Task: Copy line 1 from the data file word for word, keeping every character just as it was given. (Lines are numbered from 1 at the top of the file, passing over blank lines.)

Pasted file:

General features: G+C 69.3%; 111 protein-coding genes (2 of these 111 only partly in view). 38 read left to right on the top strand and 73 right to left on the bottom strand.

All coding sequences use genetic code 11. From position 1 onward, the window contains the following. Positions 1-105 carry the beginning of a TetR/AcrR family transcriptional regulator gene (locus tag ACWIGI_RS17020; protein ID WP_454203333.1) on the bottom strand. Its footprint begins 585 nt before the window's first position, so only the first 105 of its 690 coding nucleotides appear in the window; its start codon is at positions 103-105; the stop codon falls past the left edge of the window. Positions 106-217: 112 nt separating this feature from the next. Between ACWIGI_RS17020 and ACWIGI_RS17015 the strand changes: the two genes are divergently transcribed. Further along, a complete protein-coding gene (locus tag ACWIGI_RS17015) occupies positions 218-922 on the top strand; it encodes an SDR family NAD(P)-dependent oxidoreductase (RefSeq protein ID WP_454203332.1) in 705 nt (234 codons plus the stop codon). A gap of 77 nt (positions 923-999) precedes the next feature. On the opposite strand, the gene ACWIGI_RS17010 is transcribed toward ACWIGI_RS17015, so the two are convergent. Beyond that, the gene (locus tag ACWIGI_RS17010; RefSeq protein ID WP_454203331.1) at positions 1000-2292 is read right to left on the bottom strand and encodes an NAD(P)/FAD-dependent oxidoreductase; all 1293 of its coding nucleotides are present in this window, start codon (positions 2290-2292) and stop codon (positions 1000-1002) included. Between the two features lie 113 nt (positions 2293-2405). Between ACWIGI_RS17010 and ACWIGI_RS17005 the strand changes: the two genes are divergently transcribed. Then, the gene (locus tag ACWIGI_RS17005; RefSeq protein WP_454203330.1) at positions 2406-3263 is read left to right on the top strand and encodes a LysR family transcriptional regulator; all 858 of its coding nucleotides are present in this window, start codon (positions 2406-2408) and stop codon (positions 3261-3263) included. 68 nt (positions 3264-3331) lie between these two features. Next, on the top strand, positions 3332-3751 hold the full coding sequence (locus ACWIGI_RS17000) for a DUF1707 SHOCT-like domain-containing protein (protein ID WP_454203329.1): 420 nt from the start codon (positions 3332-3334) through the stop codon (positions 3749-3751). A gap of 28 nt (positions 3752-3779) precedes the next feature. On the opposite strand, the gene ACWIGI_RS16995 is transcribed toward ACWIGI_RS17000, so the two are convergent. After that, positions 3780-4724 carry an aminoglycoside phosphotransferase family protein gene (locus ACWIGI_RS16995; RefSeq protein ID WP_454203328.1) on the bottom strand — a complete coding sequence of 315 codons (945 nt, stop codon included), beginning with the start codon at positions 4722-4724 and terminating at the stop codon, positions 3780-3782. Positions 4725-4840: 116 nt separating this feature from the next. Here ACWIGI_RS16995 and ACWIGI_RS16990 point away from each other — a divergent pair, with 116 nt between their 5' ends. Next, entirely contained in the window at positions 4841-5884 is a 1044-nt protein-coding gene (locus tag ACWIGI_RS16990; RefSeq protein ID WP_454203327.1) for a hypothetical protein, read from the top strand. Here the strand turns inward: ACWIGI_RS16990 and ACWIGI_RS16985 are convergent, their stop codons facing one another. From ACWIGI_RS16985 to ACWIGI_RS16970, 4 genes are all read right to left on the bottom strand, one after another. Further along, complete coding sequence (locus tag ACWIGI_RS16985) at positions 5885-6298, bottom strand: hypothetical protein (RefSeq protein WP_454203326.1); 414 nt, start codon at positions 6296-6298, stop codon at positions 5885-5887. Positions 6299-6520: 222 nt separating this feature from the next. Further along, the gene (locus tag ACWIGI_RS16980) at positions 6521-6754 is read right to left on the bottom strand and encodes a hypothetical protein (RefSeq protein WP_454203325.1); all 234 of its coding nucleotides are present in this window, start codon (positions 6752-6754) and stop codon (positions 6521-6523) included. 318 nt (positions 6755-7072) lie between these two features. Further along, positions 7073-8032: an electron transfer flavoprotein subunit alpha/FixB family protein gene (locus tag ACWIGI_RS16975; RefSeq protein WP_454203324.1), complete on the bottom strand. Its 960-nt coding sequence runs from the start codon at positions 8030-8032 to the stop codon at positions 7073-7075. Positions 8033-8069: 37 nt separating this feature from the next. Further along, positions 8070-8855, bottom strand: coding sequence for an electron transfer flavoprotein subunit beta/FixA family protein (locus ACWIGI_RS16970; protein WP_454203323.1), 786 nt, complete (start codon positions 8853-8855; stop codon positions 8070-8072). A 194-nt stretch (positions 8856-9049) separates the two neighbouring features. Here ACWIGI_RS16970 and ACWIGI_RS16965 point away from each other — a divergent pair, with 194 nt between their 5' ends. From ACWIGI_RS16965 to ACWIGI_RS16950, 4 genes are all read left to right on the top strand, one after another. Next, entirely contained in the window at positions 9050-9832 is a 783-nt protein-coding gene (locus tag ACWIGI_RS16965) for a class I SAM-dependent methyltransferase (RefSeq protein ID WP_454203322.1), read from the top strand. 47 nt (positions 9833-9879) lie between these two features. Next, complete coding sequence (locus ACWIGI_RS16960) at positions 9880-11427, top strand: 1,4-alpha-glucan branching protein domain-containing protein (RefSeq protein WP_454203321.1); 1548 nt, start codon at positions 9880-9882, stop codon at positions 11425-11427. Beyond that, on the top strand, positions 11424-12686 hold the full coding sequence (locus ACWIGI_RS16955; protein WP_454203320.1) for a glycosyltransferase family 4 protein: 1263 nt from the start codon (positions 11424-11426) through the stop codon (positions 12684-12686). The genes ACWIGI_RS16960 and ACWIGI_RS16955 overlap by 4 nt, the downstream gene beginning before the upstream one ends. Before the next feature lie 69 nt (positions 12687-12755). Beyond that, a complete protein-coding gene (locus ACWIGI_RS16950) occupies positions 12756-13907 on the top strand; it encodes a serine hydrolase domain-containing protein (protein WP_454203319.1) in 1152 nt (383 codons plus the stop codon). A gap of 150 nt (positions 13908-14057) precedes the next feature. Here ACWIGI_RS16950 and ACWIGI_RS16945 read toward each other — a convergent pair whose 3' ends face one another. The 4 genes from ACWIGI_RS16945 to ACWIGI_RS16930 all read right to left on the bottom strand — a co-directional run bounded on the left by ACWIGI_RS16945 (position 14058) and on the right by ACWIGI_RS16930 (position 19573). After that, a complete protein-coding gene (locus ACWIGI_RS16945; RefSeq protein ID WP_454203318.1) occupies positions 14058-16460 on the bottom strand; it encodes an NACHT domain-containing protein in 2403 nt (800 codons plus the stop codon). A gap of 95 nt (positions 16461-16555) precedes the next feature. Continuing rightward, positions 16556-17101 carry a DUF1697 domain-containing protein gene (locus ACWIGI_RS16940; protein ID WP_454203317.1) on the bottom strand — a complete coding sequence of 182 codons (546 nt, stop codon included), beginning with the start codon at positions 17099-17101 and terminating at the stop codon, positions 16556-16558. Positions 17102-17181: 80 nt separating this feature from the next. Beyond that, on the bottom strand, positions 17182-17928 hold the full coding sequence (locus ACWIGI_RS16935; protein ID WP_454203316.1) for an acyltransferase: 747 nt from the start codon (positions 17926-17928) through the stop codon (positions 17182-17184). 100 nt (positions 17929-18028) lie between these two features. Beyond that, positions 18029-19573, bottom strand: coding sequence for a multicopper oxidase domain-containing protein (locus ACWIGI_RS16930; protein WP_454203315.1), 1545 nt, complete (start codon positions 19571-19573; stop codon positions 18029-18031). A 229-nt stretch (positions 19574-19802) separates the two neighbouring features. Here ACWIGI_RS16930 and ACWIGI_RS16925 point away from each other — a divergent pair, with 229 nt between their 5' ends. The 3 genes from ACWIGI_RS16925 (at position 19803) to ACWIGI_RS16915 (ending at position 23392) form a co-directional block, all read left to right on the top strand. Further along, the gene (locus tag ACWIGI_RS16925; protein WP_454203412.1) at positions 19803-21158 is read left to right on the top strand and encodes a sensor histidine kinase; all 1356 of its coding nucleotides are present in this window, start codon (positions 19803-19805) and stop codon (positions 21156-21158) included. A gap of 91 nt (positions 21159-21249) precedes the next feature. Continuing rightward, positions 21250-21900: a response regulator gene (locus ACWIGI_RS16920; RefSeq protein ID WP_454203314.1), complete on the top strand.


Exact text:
General features: G+C 69.3%; 111 protein-coding genes (2 of these 111 only partly in view). 38 read left to right on the top strand and 73 right to left on the bottom strand.